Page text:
One of my colleagues reminded me today that our education, in theory, should help us sharpen our attention, mental dexterity, problem solving and analytical dexterity.
However, medical school in its current form is not necessarily designed to develop these abilities. Medical education places great prestige on rote-memorization and test-taking skills as the supposed predictors of one's future success as a physician. It is any wonder why so many patients can't connect with their physicians? Wouldn't be a great goal to have medical school select and develop skills that foster meaningful patient relationships and interactions with a sprinkle of essential communication skills?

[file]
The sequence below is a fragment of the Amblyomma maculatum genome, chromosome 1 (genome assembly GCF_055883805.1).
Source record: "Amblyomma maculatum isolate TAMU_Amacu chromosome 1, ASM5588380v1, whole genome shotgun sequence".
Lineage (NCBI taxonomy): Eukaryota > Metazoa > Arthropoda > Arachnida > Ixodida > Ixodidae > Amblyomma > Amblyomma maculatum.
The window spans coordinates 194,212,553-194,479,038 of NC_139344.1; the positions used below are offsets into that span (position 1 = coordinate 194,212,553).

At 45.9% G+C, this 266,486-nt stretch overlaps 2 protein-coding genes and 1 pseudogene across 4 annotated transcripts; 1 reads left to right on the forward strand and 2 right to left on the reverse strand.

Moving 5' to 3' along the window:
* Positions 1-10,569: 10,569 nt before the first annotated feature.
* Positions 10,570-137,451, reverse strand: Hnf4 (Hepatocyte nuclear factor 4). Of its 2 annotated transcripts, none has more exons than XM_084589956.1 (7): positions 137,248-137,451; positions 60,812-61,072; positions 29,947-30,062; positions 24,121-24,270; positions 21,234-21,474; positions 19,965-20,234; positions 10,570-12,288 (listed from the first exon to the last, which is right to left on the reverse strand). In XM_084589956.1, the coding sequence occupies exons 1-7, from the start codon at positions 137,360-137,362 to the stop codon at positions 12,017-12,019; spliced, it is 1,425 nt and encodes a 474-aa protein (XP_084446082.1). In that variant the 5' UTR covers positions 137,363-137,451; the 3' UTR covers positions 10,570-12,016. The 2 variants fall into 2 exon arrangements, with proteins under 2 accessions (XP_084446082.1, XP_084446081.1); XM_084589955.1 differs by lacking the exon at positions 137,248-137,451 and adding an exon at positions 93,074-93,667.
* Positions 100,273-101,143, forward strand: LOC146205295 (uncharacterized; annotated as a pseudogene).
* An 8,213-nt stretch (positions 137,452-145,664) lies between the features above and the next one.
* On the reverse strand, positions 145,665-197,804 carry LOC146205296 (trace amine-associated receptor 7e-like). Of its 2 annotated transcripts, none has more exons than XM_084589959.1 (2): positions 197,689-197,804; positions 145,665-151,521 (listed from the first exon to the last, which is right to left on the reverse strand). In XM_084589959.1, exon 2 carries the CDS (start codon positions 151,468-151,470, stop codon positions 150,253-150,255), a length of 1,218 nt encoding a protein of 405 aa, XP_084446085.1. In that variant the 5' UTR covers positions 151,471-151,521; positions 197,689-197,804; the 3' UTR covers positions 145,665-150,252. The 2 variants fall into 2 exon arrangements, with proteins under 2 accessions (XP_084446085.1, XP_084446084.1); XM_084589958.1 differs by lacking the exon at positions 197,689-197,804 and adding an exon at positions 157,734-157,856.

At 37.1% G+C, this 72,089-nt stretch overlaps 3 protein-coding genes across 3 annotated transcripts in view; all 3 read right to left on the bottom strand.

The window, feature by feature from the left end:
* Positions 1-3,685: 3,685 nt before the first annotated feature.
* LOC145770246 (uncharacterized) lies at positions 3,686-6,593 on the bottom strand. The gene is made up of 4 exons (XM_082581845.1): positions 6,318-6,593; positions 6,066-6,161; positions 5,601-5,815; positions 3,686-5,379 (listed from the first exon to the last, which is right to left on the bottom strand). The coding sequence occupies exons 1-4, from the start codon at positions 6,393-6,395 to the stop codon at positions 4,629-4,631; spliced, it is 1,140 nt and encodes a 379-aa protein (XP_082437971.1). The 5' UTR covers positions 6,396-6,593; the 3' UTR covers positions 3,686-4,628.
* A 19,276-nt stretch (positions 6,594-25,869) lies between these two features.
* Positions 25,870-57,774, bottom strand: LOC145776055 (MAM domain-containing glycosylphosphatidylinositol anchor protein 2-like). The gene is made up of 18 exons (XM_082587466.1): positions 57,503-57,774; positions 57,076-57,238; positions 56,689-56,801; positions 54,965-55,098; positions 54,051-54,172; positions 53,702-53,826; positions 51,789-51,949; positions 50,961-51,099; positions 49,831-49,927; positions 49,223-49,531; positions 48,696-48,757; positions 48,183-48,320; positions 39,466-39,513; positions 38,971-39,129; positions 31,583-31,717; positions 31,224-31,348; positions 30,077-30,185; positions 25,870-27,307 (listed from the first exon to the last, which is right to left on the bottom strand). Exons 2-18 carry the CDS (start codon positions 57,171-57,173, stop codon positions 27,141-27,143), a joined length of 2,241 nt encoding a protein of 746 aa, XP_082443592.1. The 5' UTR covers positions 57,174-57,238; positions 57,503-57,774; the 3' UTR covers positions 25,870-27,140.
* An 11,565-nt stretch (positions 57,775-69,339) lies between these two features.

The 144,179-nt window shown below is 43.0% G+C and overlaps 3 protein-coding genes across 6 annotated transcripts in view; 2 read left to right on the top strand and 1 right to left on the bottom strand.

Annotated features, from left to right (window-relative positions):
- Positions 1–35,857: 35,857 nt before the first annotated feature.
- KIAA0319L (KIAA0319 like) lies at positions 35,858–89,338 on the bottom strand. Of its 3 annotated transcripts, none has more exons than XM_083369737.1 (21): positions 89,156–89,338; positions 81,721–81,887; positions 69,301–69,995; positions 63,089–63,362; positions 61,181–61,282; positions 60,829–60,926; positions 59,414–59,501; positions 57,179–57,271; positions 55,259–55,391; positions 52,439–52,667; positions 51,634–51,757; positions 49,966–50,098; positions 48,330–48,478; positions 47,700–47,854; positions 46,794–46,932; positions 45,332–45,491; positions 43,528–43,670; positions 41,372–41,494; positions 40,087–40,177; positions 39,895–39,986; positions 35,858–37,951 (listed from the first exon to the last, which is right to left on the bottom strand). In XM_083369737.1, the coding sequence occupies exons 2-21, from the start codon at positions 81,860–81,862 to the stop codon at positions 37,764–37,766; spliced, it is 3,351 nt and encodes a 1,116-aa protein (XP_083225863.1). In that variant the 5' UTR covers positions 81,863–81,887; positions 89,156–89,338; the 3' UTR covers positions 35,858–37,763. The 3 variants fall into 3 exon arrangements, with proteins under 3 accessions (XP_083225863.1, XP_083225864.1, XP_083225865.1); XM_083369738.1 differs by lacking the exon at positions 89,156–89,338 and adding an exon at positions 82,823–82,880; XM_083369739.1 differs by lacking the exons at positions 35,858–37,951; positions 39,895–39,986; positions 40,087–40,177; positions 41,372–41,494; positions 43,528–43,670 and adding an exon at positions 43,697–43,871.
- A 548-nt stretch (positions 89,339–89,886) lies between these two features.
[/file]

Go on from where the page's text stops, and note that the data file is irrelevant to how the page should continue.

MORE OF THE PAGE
Dr. Warfield Theobald Longcope is credited with saying, "Each patient ought to feel somewhat better after the physician's visit, irrespective of the nature of the illness." Shouldn't that philosophy be the guiding force behind the human aspect of our training? Alas, it is not, particularly in the basic science years. I love the science of medicine, but I miss (already) the patients. That will be a guiding "picture" in my mind about why I'm here on what my colleague referred to as the "penal colony" today. It's really not that bad. I feel right at home here, minus my Mom's great cooking, and my Dad's sage advice.